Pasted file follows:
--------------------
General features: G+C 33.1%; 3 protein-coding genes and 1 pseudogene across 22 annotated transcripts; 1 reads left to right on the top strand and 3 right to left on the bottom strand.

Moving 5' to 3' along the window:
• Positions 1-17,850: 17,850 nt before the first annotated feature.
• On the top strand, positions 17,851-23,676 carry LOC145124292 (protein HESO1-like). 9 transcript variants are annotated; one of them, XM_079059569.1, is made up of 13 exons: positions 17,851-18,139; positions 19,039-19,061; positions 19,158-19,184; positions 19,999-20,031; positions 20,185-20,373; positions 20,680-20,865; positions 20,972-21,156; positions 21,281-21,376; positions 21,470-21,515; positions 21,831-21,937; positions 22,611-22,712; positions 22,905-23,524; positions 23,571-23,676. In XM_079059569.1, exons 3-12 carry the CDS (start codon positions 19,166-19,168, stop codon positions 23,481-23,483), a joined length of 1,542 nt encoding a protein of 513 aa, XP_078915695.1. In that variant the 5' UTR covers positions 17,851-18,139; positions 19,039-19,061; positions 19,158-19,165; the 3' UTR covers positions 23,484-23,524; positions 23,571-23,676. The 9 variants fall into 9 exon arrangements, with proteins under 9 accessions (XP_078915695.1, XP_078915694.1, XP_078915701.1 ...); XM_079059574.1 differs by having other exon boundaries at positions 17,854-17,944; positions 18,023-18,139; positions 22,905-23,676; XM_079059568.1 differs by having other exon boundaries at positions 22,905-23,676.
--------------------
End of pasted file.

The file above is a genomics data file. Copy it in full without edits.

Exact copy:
General features: G+C 33.1%; 3 protein-coding genes and 1 pseudogene across 22 annotated transcripts; 1 reads left to right on the top strand and 3 right to left on the bottom strand.

Moving 5' to 3' along the window:
• Positions 1-17,850: 17,850 nt before the first annotated feature.
• On the top strand, positions 17,851-23,676 carry LOC145124292 (protein HESO1-like). 9 transcript variants are annotated; one of them, XM_079059569.1, is made up of 13 exons: positions 17,851-18,139; positions 19,039-19,061; positions 19,158-19,184; positions 19,999-20,031; positions 20,185-20,373; positions 20,680-20,865; positions 20,972-21,156; positions 21,281-21,376; positions 21,470-21,515; positions 21,831-21,937; positions 22,611-22,712; positions 22,905-23,524; positions 23,571-23,676. In XM_079059569.1, exons 3-12 carry the CDS (start codon positions 19,166-19,168, stop codon positions 23,481-23,483), a joined length of 1,542 nt encoding a protein of 513 aa, XP_078915695.1. In that variant the 5' UTR covers positions 17,851-18,139; positions 19,039-19,061; positions 19,158-19,165; the 3' UTR covers positions 23,484-23,524; positions 23,571-23,676. The 9 variants fall into 9 exon arrangements, with proteins under 9 accessions (XP_078915695.1, XP_078915694.1, XP_078915701.1 ...); XM_079059574.1 differs by having other exon boundaries at positions 17,854-17,944; positions 18,023-18,139; positions 22,905-23,676; XM_079059568.1 differs by having other exon boundaries at positions 22,905-23,676.